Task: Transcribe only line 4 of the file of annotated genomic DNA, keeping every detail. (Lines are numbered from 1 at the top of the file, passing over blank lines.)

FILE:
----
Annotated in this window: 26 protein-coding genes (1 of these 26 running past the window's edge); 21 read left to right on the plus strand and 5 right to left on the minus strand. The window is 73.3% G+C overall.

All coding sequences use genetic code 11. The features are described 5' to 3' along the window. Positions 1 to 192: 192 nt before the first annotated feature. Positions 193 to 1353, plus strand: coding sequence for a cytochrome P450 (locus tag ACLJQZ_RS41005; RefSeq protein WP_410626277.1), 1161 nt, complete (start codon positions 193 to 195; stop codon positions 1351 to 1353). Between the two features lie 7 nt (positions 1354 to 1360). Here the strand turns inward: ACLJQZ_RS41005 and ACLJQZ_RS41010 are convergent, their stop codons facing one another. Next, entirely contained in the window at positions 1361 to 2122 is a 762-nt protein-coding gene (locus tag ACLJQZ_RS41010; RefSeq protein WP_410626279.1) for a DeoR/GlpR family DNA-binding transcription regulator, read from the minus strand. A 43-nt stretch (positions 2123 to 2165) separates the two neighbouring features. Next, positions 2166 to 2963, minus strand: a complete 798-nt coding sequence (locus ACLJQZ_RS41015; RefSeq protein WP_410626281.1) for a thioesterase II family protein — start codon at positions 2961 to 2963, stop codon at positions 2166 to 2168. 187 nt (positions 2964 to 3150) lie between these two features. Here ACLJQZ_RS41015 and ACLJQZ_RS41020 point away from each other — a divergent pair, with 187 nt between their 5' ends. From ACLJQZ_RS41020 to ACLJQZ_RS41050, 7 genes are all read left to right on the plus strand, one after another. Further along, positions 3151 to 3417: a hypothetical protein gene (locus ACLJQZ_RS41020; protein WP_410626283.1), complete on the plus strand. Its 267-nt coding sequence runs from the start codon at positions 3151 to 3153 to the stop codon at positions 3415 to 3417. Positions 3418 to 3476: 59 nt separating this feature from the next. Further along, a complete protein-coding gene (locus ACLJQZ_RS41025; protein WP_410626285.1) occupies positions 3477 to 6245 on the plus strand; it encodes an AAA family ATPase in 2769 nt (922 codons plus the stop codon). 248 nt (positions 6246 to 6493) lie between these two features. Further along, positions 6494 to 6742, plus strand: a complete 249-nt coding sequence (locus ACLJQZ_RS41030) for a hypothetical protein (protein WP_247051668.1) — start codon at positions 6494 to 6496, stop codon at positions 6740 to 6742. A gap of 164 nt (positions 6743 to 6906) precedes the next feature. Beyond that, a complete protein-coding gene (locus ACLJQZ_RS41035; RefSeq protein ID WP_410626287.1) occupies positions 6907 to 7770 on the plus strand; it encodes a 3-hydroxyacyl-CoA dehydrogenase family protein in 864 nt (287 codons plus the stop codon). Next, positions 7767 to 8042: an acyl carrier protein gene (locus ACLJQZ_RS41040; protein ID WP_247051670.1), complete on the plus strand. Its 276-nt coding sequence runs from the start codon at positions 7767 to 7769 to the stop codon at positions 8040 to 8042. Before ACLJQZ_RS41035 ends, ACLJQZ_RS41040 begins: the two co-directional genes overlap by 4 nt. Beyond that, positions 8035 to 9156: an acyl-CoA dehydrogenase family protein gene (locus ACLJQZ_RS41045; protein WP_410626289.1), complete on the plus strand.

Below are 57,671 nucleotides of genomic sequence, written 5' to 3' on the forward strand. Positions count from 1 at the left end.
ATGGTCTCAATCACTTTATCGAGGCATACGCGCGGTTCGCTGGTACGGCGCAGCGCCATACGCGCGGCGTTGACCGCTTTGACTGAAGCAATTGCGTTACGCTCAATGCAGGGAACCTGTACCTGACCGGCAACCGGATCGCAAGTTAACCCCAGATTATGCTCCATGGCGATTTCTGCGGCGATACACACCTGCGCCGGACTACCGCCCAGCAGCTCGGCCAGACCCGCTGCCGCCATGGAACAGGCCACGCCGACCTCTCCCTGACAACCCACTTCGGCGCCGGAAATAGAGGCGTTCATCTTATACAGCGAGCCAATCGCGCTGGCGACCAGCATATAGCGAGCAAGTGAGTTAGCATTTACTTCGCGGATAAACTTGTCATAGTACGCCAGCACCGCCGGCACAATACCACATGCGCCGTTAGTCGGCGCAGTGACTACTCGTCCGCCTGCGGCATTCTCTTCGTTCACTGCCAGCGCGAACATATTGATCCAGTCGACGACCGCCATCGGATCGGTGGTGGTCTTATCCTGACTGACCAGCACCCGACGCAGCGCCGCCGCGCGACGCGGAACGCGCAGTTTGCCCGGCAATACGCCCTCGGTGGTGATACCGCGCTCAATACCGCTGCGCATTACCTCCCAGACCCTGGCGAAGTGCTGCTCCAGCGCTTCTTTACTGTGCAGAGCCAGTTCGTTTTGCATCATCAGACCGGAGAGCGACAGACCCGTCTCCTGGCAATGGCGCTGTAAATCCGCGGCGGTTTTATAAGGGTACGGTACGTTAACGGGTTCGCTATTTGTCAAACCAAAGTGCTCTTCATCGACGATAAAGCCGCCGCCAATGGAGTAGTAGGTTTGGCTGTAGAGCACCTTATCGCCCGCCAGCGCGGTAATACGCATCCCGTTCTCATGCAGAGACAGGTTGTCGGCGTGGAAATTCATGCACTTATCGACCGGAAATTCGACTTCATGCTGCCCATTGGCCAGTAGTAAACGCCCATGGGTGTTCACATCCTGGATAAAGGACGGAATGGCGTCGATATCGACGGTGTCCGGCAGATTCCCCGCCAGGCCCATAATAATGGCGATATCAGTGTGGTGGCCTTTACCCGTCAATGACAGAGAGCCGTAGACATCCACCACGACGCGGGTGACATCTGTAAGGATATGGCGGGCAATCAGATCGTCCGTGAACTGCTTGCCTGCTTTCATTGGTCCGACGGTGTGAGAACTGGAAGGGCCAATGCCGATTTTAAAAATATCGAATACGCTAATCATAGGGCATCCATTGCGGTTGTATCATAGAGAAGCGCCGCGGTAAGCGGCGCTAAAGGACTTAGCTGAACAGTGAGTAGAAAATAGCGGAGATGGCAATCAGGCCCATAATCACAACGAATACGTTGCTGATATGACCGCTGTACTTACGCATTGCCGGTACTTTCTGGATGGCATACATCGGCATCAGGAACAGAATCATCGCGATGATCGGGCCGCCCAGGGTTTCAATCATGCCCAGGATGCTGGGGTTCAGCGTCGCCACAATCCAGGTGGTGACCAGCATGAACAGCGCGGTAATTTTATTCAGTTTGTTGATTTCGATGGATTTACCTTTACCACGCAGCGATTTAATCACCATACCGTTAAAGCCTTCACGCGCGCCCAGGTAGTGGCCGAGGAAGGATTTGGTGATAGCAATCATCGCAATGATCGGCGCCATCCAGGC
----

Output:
ATGGTCTCAATCACTTTATCGAGGCATACGCGCGGTTCGCTGGTACGGCGCAGCGCCATACGCGCGGCGTTGACCGCTTTGACTGAAGCAATTGCGTTACGCTCAATGCAGGGAACCTGTACCTGACCGGCAACCGGATCGCAAGTTAACCCCAGATTATGCTCCATGGCGATTTCTGCGGCGATACACACCTGCGCCGGACTACCGCCCAGCAGCTCGGCCAGACCCGCTGCCGCCATGGAACAGGCCACGCCGACCTCTCCCTGACAACCCACTTCGGCGCCGGAAATAGAGGCGTTCATCTTATACAGCGAGCCAATCGCGCTGGCGACCAGCATATAGCGAGCAAGTGAGTTAGCATTTACTTCGCGGATAAACTTGTCATAGTACGCCAGCACCGCCGGCACAATACCACATGCGCCGTTAGTCGGCGCAGTGACTACTCGTCCGCCTGCGGCATTCTCTTCGTTCACTGCCAGCGCGAACATATTGATCCAGTCGACGACCGCCATCGGATCGGTGGTGGTCTTATCCTGACTGACCAGCACCCGACGCAGCGCCGCCGCGCGACGCGGAACGCGCAGTTTGCCCGGCAATACGCCCTCGGTGGTGATACCGCGCTCAATACCGCTGCGCATTACCTCCCAGACCCTGGCGAAGTGCTGCTCCAGCGCTTCTTTACTGTGCAGAGCCAGTTCGTTTTGCATCATCAGACCGGAGAGCGACAGACCCGTCTCCTGGCAATGGCGCTGTAAATCCGCGGCGGTTTTATAAGGGTACGGTACGTTAACGGGTTCGCTATTTGTCAAACCAAAGTGCTCTTCATCGACGATAAAGCCGCCGCCAATGGAGTAGTAGGTTTGGCTGTAGAGCACCTTATCGCCCGCCAGCGCGGTAATACGCATCCCGTTCTCATGCAGAGACAGGTTGTCGGCGTGGAAATTCATGCACTTATCGACCGGAAATTCGACTTCATGCTGCCCATTGGCCAGTAGTAAACGCCCATGGGTGTTCACATCCTGGATAAAGGACGGAATGGCGTCGATATCGACGGTGTCCGGCAGATTCCCCGCCAGGCCCATAATAATGGCGATATCAGTGTGGTGGCCTTTACCCGTCAATGACAGAGAGCCGTAGACATCCACCACGACGCGGGTGACATCTGTAAGGATATGGCGGGCAATCAGATCGTCCGTGAACTGCTTGCCTGCTTTCATTGGTCCGACGGTGTGAGAACTGGAAGGGCCAATGCCGATTTTAAAAATATCGAATACGCTAATCATAGGGCATCCATTGCGGTTGTATCATAGAGAAGCGCCGCGGTAAGCGGCGCTAAAGGACTTAGCTGAACAGTGAGTAGAAAATAGCGGAGATGGCAATCAGGCCCATAATCACAACGAATACGTTGCTGATATGACCGCTGTACTTACGCATTGCCGGTACTTTCTGGATGGCATACATCGGCATCAGGAACAGAATCATCGCGATGATCGGGCCGCCCAGGGTTTCAATCATGCCCAGGATGCTGGGGTTCAGCGTCGCCACAATCCAGGTGGTGACCAGCATGAACAGCGCGGTAATTTTATTCAGTTTGTTGATTTCGATGGATTTACCTTTACCACGCAGCGATTTAATCACCATACCGTTAAAGCCTTCACGCGCGCCCAGGTAGTGGCCGAGGAAGGATTTGGTGATAGCAATCATCGCAATGATCGGCGCCATCCAGGC